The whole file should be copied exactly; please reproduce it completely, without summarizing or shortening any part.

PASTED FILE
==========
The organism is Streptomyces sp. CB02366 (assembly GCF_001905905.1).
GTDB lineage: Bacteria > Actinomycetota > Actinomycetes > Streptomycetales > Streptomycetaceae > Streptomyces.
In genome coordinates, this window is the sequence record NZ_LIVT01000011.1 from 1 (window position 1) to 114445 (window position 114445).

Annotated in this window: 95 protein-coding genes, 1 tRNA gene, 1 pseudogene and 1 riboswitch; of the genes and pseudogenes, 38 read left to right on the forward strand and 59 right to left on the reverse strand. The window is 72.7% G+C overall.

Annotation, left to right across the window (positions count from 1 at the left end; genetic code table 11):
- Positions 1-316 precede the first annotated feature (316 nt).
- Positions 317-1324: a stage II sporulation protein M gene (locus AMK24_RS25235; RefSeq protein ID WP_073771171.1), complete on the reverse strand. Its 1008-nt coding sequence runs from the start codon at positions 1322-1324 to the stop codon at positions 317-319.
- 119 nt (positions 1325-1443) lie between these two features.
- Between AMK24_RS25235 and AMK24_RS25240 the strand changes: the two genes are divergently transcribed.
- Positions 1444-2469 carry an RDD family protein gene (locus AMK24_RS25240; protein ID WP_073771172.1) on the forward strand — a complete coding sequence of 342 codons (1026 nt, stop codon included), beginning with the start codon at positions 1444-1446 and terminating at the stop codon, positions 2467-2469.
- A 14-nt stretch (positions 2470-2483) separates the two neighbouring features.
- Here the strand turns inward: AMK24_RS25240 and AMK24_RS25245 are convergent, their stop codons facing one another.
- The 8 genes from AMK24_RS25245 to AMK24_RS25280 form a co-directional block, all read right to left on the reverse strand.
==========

The organism is Streptomyces sp. CB02366 (assembly GCF_001905905.1).
GTDB lineage: Bacteria > Actinomycetota > Actinomycetes > Streptomycetales > Streptomycetaceae > Streptomyces.
In genome coordinates, this window is the sequence record NZ_LIVT01000011.1 from 1 (window position 1) to 114445 (window position 114445).

Annotated in this window: 95 protein-coding genes, 1 tRNA gene, 1 pseudogene and 1 riboswitch; of the genes and pseudogenes, 38 read left to right on the forward strand and 59 right to left on the reverse strand. The window is 72.7% G+C overall.

Annotation, left to right across the window (positions count from 1 at the left end; genetic code table 11):
- Positions 1-316 precede the first annotated feature (316 nt).
- Positions 317-1324: a stage II sporulation protein M gene (locus AMK24_RS25235; RefSeq protein ID WP_073771171.1), complete on the reverse strand. Its 1008-nt coding sequence runs from the start codon at positions 1322-1324 to the stop codon at positions 317-319.
- 119 nt (positions 1325-1443) lie between these two features.
- Between AMK24_RS25235 and AMK24_RS25240 the strand changes: the two genes are divergently transcribed.
- Positions 1444-2469 carry an RDD family protein gene (locus AMK24_RS25240; protein ID WP_073771172.1) on the forward strand — a complete coding sequence of 342 codons (1026 nt, stop codon included), beginning with the start codon at positions 1444-1446 and terminating at the stop codon, positions 2467-2469.
- A 14-nt stretch (positions 2470-2483) separates the two neighbouring features.
- Here the strand turns inward: AMK24_RS25240 and AMK24_RS25245 are convergent, their stop codons facing one another.
- The 8 genes from AMK24_RS25245 to AMK24_RS25280 form a co-directional block, all read right to left on the reverse strand.